World-class con man plied his trade in Montana, too


Nicole Bengiveno/The New York Times

Jeremy Wilson

It turns out that the notorious serial impostor Jeremy Wilson—if by some chance that’s his real name—brought his rolling con show to Montana.

The New York Times interviewed Wilson in jail, and even in cold type the man’s skills as a charmingly relentless fabricator are almost palpable. Here’s a pocket description of some of his activities:

“He has portrayed himself as a Scottish-born D.J., a Cambridge-trained thespian, a Special Forces officer and a professor at M.I.T. He has posed as executives from Microsoft, British Airways and Apple, always with a military background. He pretended to be a soldier seeking asylum in Canada to escape anti-Semitic attacks in the United States. He once maintained an Irish accent so well and for so long that his cellmate in an Indiana jail was convinced that he was an Irish mobster.”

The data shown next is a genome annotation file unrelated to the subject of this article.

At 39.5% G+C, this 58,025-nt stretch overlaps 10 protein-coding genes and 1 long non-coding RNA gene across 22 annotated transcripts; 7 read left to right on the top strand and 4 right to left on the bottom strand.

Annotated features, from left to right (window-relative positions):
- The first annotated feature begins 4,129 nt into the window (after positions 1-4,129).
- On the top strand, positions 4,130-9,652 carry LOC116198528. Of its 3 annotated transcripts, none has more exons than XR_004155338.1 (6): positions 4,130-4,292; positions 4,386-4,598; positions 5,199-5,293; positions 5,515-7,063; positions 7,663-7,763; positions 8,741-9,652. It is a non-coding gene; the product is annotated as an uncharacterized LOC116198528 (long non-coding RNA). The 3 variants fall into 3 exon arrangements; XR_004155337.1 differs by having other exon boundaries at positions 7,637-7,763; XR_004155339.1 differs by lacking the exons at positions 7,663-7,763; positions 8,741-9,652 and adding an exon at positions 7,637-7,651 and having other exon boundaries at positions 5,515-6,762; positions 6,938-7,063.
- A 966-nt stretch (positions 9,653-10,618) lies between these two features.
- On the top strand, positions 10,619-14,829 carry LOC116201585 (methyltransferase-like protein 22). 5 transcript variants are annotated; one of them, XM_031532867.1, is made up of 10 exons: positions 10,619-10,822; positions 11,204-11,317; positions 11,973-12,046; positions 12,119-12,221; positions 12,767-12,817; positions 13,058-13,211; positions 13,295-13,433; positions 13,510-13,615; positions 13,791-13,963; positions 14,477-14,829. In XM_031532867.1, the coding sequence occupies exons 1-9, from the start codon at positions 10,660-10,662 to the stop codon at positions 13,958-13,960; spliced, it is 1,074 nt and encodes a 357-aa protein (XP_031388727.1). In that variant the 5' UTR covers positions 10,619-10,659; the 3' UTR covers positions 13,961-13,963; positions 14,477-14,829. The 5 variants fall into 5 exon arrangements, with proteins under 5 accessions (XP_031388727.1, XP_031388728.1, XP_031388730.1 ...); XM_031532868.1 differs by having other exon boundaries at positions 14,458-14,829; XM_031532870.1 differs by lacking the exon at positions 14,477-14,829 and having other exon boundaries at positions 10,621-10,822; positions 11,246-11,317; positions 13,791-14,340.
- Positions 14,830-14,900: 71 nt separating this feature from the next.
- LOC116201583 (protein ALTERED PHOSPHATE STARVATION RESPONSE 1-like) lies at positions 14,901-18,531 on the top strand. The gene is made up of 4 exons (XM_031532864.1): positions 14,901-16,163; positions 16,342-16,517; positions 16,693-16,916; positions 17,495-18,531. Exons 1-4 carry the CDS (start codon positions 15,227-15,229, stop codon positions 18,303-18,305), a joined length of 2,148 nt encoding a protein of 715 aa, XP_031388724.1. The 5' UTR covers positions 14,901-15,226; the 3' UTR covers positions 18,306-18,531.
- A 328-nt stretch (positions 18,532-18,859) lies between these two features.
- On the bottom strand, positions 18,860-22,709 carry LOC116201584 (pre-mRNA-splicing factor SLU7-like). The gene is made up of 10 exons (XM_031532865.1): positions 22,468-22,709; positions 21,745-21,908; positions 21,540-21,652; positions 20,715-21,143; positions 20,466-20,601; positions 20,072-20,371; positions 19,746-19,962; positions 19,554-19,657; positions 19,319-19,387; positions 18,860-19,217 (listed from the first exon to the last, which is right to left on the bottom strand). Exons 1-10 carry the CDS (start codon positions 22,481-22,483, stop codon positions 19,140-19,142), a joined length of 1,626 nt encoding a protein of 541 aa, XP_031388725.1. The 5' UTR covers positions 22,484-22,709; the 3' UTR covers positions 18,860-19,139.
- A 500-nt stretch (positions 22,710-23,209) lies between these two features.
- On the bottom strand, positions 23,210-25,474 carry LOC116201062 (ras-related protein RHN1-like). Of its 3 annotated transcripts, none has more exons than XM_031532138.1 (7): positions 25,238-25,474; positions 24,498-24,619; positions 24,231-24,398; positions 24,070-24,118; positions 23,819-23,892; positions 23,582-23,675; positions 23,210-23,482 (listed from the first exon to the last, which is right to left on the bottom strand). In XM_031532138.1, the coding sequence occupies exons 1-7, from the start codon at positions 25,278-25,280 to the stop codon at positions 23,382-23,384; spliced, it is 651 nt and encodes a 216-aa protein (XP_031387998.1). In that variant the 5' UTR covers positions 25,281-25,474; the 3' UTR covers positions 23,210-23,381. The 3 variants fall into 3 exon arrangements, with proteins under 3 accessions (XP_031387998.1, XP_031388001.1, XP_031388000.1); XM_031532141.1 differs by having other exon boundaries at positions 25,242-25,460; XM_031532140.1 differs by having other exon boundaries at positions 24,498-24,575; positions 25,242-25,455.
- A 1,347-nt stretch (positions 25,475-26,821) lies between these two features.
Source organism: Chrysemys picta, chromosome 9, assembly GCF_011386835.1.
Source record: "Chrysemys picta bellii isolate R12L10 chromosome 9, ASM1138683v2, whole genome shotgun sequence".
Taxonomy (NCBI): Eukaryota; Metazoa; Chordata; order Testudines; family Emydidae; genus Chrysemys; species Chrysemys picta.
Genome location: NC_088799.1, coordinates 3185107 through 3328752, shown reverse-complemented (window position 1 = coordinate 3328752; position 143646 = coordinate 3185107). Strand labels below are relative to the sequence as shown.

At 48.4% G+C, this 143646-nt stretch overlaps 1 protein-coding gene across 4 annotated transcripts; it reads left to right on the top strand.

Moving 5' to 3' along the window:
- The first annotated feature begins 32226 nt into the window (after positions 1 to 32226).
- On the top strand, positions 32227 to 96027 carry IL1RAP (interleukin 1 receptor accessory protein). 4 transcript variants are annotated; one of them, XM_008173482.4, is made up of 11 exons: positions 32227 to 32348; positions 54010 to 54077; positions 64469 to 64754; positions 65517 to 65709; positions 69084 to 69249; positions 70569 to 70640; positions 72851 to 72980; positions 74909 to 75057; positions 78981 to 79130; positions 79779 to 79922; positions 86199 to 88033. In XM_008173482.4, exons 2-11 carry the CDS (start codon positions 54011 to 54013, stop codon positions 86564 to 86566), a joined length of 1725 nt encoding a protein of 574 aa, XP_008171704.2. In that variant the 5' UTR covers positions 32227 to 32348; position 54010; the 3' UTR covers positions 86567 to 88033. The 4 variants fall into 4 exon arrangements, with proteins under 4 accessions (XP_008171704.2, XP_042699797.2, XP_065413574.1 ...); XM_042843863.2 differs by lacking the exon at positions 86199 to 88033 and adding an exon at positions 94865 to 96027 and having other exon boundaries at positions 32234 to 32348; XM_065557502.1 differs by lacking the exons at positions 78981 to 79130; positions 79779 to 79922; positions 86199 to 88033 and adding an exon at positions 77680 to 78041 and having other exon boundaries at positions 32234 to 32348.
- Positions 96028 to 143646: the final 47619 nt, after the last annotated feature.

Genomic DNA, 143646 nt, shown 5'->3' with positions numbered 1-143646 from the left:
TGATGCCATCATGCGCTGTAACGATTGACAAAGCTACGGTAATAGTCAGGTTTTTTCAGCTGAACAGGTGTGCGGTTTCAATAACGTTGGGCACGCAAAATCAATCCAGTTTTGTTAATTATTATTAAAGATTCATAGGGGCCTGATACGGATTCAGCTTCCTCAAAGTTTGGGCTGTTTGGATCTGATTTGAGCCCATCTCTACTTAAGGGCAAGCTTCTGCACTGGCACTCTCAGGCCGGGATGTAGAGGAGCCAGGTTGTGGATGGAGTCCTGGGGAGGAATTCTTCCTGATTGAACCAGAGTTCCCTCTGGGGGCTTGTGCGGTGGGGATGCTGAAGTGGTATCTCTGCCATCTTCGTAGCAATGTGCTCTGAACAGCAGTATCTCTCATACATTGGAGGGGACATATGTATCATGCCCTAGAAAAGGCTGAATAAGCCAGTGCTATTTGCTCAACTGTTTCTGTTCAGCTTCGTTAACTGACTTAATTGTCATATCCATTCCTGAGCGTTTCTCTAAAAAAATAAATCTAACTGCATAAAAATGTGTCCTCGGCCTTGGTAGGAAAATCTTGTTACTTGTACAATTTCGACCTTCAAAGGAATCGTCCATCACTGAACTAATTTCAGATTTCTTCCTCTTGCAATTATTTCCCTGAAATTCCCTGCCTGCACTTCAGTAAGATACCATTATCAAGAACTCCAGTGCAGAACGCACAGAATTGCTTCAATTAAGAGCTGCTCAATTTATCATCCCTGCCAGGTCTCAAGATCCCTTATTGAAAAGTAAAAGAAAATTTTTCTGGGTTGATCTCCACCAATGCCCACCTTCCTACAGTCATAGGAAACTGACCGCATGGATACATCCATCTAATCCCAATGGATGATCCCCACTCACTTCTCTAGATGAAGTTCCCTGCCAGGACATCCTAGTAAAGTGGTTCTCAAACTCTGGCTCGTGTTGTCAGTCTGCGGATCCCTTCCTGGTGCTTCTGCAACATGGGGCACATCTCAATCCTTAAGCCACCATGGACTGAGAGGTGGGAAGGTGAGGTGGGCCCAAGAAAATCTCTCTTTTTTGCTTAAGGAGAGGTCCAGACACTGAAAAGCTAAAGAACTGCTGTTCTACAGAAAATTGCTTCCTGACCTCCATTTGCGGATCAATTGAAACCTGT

And here’s part of what the New York Times reported about Wilson’s activities in Montana:

“Mr. Wilson also visited Fort Harrison, a Montana National Guard training site, in late August and tried to get a military ID card and body armor, telling officers there that he was a captain in the Special Forces on a secret mission, investigators said. One officer who spoke to him became suspicious and called the F.B.I., which put out an alert.

“Not long after that, he was arrested as he tried to enter Malmstrom Air Force Base near Great Falls with Ms. Venado. An alert guard discovered that the car was stolen. When F.B.I. agents interviewed him at the Cascade County jail in Great Falls, Mr. Wilson stayed in character. ‘He goes through the whole spiel about how he’s in the Fifth Special Forces Group,’ Special Agent Ernesto L. Negron said.”

He’s a hell of a character and the story’s a hell of a read.



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